Cyproheptadine: Cyproheptadine is an antihistamine that also acts on a type of serotonin receptors. It’s sometimes used as an appetite stimulant. In a retrospective chart review, patients who experienced a benefit with cyproheptadine (which wasn’t everyone who took it) had either no or significantly reduced nightmares after 3–4 weeks.

Trihexyphenidyl: Trihexyphenidyl is an anticholinergic medication. In a small exploratory study in Japan published in 2021, it was associated with reduced nightmares and flashbacks in treatment-resistant PTSD, and it had a rapid onset of action.


Topiramate: Topiramate is an anticonvulsant that acts in a number of different ways, but it’s unclear which of these ways is responsible for its effect on nightmares. It’s also used for migraines, and it tends to suppress appetite. In one study, 79% of patients taking topiramate experienced a reduction in their nightmares, and 50% stopped having nightmares altogether.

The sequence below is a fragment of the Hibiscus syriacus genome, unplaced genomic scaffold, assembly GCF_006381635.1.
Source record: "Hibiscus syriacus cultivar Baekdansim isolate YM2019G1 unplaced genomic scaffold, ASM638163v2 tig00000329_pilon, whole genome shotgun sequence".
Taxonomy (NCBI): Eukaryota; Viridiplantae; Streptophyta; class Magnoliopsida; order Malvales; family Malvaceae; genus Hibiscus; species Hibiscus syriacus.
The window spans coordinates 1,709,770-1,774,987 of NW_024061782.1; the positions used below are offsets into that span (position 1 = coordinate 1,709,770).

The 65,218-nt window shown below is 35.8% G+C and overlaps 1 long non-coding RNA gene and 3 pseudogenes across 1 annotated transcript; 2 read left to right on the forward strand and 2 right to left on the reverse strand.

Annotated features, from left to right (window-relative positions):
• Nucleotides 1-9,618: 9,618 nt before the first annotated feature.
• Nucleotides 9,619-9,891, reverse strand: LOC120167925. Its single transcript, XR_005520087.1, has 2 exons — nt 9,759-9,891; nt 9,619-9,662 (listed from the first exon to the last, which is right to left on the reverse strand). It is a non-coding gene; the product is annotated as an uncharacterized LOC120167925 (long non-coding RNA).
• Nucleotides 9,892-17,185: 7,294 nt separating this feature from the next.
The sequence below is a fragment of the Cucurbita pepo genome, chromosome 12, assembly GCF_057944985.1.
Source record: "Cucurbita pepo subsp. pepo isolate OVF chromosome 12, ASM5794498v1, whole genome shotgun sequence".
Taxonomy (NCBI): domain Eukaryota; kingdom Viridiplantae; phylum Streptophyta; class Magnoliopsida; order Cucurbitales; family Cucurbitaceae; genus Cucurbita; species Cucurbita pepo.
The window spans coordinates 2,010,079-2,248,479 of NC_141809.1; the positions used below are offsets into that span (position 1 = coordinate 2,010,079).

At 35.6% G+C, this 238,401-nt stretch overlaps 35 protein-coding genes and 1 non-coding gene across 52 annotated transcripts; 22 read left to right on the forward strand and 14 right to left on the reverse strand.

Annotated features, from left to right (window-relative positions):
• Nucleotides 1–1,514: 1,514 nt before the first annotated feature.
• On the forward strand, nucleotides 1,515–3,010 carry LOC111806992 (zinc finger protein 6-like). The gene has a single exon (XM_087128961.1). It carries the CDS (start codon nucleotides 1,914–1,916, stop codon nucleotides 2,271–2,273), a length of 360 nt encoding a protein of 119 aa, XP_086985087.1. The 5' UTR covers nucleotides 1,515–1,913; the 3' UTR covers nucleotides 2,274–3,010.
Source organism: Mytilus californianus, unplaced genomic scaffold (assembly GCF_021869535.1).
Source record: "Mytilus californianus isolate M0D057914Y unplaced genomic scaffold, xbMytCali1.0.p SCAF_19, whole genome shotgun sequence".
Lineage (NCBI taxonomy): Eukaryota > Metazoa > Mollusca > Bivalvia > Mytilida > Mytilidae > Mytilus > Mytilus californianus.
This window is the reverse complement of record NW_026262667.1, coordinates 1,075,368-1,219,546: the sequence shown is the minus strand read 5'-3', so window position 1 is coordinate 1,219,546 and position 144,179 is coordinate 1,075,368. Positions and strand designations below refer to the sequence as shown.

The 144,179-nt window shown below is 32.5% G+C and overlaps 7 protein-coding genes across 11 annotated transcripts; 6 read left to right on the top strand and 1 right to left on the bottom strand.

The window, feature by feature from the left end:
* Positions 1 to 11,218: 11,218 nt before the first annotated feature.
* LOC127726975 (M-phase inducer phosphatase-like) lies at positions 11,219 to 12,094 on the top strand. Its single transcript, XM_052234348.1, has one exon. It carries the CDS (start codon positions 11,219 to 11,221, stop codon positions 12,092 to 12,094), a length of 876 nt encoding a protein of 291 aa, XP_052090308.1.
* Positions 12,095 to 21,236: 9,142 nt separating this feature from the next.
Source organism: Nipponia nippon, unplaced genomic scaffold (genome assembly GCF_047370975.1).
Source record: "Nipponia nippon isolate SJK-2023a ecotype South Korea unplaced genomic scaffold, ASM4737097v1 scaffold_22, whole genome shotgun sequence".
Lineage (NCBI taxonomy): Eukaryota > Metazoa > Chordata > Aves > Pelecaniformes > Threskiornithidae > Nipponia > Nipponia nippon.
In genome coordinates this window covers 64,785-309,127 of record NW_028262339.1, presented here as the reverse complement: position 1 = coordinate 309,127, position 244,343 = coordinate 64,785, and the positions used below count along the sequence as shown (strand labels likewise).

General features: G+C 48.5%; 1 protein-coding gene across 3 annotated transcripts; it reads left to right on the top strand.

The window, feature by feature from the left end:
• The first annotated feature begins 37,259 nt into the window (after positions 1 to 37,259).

Gabapentin: Gabapentin does a few different things. It’s an anticonvulsant, but it can also help with neuropathic pain, anxiety, and sleep. Only one small study was reported to support its use for nightmares.

Psych meds

Olanzapine/risperidone/aripiprazole: The atypical antipsychotics olanzapine, risperidone, and aripiprazole have shown some benefit for nightmares associated with PTSD. It may be properties other than their antipsychotic activity (via dopamine receptors) that make these particular drugs helpful for PTSD nightmares, so the benefit may not translate to other antipsychotics also being effective.

Fluvoxamine: Fluvoxamine is an SSRI antidepressant. SSRIs generally aren’t recommended, but fluvoxamine may be helpful based on properties other than the SSRI aspect. There are a couple of small studies that have demonstrated some benefit.

Phenelzine: Phenelzine is an MAOI antidepressant. It can cause a lot of side effects, and taking it requires following a tyramine-reduced diet. There may be some benefit for nightmares, but for most people, it would probably be more bother than it’s worth unless there’s treatment-resistant depression accompanying the PTSD.